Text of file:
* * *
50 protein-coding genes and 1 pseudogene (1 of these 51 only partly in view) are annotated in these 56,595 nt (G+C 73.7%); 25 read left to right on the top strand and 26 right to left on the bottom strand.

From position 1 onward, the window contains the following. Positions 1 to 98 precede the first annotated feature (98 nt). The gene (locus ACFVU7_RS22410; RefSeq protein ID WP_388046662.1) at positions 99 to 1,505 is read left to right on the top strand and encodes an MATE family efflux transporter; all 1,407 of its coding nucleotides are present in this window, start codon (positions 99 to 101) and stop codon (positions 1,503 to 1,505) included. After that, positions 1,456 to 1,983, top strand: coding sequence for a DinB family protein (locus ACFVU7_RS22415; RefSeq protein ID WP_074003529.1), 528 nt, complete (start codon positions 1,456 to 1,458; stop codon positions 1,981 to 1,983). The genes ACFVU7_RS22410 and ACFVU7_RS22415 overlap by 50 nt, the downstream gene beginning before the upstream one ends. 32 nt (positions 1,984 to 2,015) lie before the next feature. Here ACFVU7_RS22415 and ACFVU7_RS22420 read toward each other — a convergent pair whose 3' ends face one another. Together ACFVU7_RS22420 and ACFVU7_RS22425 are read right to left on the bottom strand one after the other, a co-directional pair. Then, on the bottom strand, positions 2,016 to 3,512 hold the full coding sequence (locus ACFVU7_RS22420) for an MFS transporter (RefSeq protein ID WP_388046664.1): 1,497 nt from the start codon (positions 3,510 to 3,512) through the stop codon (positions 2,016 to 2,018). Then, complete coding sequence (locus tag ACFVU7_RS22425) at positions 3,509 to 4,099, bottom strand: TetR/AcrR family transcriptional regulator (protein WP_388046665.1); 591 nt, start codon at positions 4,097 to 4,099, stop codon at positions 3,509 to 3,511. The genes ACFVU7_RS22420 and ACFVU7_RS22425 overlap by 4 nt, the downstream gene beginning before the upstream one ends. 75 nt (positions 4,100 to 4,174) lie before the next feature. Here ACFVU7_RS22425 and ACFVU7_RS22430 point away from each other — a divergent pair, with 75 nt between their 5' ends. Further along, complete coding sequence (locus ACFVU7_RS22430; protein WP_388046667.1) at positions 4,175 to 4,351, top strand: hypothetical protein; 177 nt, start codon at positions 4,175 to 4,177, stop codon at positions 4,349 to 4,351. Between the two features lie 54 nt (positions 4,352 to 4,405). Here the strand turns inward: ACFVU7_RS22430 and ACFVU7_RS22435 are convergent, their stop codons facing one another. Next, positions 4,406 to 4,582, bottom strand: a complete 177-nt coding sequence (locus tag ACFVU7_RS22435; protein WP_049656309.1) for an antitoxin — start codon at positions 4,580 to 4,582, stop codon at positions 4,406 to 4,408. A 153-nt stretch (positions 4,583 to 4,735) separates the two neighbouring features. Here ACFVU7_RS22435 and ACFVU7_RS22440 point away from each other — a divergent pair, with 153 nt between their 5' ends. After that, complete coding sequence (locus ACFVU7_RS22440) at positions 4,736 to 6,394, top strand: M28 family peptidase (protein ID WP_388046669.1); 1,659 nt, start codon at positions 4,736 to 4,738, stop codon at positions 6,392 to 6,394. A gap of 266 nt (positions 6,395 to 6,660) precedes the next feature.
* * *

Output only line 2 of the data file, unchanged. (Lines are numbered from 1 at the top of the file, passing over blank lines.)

From position 1 onward, the window contains the following. Positions 1 to 98 precede the first annotated feature (98 nt). The gene (locus ACFVU7_RS22410; RefSeq protein ID WP_388046662.1) at positions 99 to 1,505 is read left to right on the top strand and encodes an MATE family efflux transporter; all 1,407 of its coding nucleotides are present in this window, start codon (positions 99 to 101) and stop codon (positions 1,503 to 1,505) included. After that, positions 1,456 to 1,983, top strand: coding sequence for a DinB family protein (locus ACFVU7_RS22415; RefSeq protein ID WP_074003529.1), 528 nt, complete (start codon positions 1,456 to 1,458; stop codon positions 1,981 to 1,983). The genes ACFVU7_RS22410 and ACFVU7_RS22415 overlap by 50 nt, the downstream gene beginning before the upstream one ends. 32 nt (positions 1,984 to 2,015) lie before the next feature. Here ACFVU7_RS22415 and ACFVU7_RS22420 read toward each other — a convergent pair whose 3' ends face one another. Together ACFVU7_RS22420 and ACFVU7_RS22425 are read right to left on the bottom strand one after the other, a co-directional pair. Then, on the bottom strand, positions 2,016 to 3,512 hold the full coding sequence (locus ACFVU7_RS22420) for an MFS transporter (RefSeq protein ID WP_388046664.1): 1,497 nt from the start codon (positions 3,510 to 3,512) through the stop codon (positions 2,016 to 2,018). Then, complete coding sequence (locus tag ACFVU7_RS22425) at positions 3,509 to 4,099, bottom strand: TetR/AcrR family transcriptional regulator (protein WP_388046665.1); 591 nt, start codon at positions 4,097 to 4,099, stop codon at positions 3,509 to 3,511. The genes ACFVU7_RS22420 and ACFVU7_RS22425 overlap by 4 nt, the downstream gene beginning before the upstream one ends. 75 nt (positions 4,100 to 4,174) lie before the next feature. Here ACFVU7_RS22425 and ACFVU7_RS22430 point away from each other — a divergent pair, with 75 nt between their 5' ends. Further along, complete coding sequence (locus ACFVU7_RS22430; protein WP_388046667.1) at positions 4,175 to 4,351, top strand: hypothetical protein; 177 nt, start codon at positions 4,175 to 4,177, stop codon at positions 4,349 to 4,351. Between the two features lie 54 nt (positions 4,352 to 4,405). Here the strand turns inward: ACFVU7_RS22430 and ACFVU7_RS22435 are convergent, their stop codons facing one another. Next, positions 4,406 to 4,582, bottom strand: a complete 177-nt coding sequence (locus tag ACFVU7_RS22435; protein WP_049656309.1) for an antitoxin — start codon at positions 4,580 to 4,582, stop codon at positions 4,406 to 4,408. A 153-nt stretch (positions 4,583 to 4,735) separates the two neighbouring features. Here ACFVU7_RS22435 and ACFVU7_RS22440 point away from each other — a divergent pair, with 153 nt between their 5' ends. After that, complete coding sequence (locus ACFVU7_RS22440) at positions 4,736 to 6,394, top strand: M28 family peptidase (protein ID WP_388046669.1); 1,659 nt, start codon at positions 4,736 to 4,738, stop codon at positions 6,392 to 6,394. A gap of 266 nt (positions 6,395 to 6,660) precedes the next feature.